Glyding in style

The Woman in White includes countless characters who are not as they seem. For example “Sir” Percival Glyde reveals many layers of his identity throughout the story. First the reader is led to believe that he wants to marry Laura and that his intentions are in the right place. However, very quickly it becomes obvious that he is not in it for the right reasons, aka only for the money. Furthermore, the reason why Glyde is so desperate to marry Laura and obtain her money is because he does not have any. He is a fraud, an illegitimate child who created a fake identity in order to appear better than he actually was in society’s standings. Percival’s desire to keep his identity a secret reveals how dependent he is on his reputation and social status.

Who could wonder now at the brute-restlessness of the wretch’s life; at his desperate alternations between abject duplicity and reckless violence at the madness of guilty district which had made him imprison Anne Catherick in the Asylum, and had given him over to the vile conspiracy against his wife, on the bare suspicion that the one and the other knew his terrible secret? (pg. 510)

Hartright had no idea that this would be the reason for Percival’s paranoia. His desperation to keep his identity a secret destroyed the lives of two women solely based on suspicion. Percival looked and acted like a member of the nobility and therefore no one asked questions. His performance is so strong that he fools everyone until Hartright starts digging for answers. Perhaps the novel is suggesting that status does not necessarily mean all that it is built up to be but is rather all an act in order to compete in society.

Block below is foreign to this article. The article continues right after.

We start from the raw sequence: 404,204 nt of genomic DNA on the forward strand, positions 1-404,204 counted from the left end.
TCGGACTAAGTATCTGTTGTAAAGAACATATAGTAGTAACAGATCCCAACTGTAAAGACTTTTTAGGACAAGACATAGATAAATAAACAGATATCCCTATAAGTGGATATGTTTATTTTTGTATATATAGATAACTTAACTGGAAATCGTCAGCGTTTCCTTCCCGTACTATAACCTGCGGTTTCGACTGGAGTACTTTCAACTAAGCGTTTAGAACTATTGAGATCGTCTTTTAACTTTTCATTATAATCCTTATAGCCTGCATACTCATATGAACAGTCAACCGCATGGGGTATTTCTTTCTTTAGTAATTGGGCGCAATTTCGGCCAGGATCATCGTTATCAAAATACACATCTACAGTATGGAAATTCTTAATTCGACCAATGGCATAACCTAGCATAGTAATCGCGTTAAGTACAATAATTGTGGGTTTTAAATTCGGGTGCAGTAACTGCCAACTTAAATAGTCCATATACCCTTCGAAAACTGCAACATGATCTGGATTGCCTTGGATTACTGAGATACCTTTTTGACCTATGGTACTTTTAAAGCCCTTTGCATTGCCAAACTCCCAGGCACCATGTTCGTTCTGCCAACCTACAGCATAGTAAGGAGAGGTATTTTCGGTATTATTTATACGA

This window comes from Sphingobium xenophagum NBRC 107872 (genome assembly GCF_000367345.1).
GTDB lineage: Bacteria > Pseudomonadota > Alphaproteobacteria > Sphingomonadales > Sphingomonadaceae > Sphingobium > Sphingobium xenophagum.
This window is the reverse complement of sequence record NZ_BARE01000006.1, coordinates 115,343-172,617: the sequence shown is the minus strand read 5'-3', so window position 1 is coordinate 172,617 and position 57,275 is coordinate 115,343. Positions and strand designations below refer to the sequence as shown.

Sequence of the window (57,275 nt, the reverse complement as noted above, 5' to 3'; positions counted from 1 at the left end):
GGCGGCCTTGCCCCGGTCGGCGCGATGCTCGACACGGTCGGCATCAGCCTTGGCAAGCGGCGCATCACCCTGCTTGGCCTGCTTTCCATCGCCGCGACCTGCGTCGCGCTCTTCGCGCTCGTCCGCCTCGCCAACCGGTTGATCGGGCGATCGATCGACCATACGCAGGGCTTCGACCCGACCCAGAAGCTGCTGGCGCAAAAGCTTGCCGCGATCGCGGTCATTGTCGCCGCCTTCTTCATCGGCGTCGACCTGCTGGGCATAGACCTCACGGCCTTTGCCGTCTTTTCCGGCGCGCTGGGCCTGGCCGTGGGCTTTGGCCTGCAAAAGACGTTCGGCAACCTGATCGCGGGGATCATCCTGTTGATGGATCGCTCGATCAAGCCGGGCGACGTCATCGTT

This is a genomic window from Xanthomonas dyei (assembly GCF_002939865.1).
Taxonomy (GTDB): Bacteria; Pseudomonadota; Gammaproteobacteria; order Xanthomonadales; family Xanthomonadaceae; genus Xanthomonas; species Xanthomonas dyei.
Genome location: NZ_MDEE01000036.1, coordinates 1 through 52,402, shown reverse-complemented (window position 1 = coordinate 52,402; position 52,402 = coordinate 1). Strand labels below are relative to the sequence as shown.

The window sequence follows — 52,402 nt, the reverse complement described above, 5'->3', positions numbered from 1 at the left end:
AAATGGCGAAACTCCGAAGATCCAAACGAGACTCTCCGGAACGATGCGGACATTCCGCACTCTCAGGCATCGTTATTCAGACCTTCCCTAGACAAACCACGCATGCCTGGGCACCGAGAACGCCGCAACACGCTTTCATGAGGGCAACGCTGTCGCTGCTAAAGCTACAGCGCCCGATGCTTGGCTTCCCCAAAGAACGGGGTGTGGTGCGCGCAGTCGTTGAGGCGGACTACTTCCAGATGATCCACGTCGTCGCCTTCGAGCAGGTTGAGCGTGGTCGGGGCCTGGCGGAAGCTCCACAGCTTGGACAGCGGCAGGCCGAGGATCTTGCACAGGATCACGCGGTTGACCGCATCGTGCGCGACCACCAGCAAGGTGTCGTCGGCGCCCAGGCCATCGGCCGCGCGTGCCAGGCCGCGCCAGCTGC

Looking at how class was so closely tied to one’s life during the Victorian Era can be found in the Victorian Web readings as scandal and gossip were integral parts of society. ” Inthe Victorian period, scandals of all sorts proliferated in the popular press. In part as a result of the repeal of the stamp tax in 1855 and the paper duty in 1860, the number of newspapers in Great Britain multiplied, and they became cheaper, more widely available, and more national in scope.” Anything exposed from one’s private life was immediately absorbed into the public sphere.  Therefore Percival did all that he could to keep his secret, even if it meant destroying the lives of two women.